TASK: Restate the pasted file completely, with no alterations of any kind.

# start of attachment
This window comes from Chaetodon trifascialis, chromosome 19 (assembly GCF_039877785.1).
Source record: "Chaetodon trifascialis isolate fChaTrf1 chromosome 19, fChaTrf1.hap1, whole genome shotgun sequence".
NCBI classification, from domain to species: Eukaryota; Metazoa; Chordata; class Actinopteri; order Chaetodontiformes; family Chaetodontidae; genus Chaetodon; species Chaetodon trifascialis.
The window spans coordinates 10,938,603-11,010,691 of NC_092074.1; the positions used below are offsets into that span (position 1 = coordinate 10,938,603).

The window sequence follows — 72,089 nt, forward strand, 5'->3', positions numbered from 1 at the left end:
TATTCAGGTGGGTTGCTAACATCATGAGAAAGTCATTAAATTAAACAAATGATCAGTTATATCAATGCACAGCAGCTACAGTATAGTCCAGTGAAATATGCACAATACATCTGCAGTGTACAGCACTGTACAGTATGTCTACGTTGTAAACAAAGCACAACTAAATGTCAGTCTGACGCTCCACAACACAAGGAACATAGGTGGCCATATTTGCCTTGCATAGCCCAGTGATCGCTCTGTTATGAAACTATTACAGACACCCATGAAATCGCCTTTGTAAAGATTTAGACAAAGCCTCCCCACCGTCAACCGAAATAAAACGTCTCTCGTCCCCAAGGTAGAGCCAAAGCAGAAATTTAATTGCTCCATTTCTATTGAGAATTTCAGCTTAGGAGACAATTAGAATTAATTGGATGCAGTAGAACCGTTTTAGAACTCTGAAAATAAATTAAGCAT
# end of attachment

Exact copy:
This window comes from Chaetodon trifascialis, chromosome 19 (assembly GCF_039877785.1).
Source record: "Chaetodon trifascialis isolate fChaTrf1 chromosome 19, fChaTrf1.hap1, whole genome shotgun sequence".
NCBI classification, from domain to species: Eukaryota; Metazoa; Chordata; class Actinopteri; order Chaetodontiformes; family Chaetodontidae; genus Chaetodon; species Chaetodon trifascialis.
The window spans coordinates 10,938,603-11,010,691 of NC_092074.1; the positions used below are offsets into that span (position 1 = coordinate 10,938,603).

The window sequence follows — 72,089 nt, forward strand, 5'->3', positions numbered from 1 at the left end:
TATTCAGGTGGGTTGCTAACATCATGAGAAAGTCATTAAATTAAACAAATGATCAGTTATATCAATGCACAGCAGCTACAGTATAGTCCAGTGAAATATGCACAATACATCTGCAGTGTACAGCACTGTACAGTATGTCTACGTTGTAAACAAAGCACAACTAAATGTCAGTCTGACGCTCCACAACACAAGGAACATAGGTGGCCATATTTGCCTTGCATAGCCCAGTGATCGCTCTGTTATGAAACTATTACAGACACCCATGAAATCGCCTTTGTAAAGATTTAGACAAAGCCTCCCCACCGTCAACCGAAATAAAACGTCTCTCGTCCCCAAGGTAGAGCCAAAGCAGAAATTTAATTGCTCCATTTCTATTGAGAATTTCAGCTTAGGAGACAATTAGAATTAATTGGATGCAGTAGAACCGTTTTAGAACTCTGAAAATAAATTAAGCAT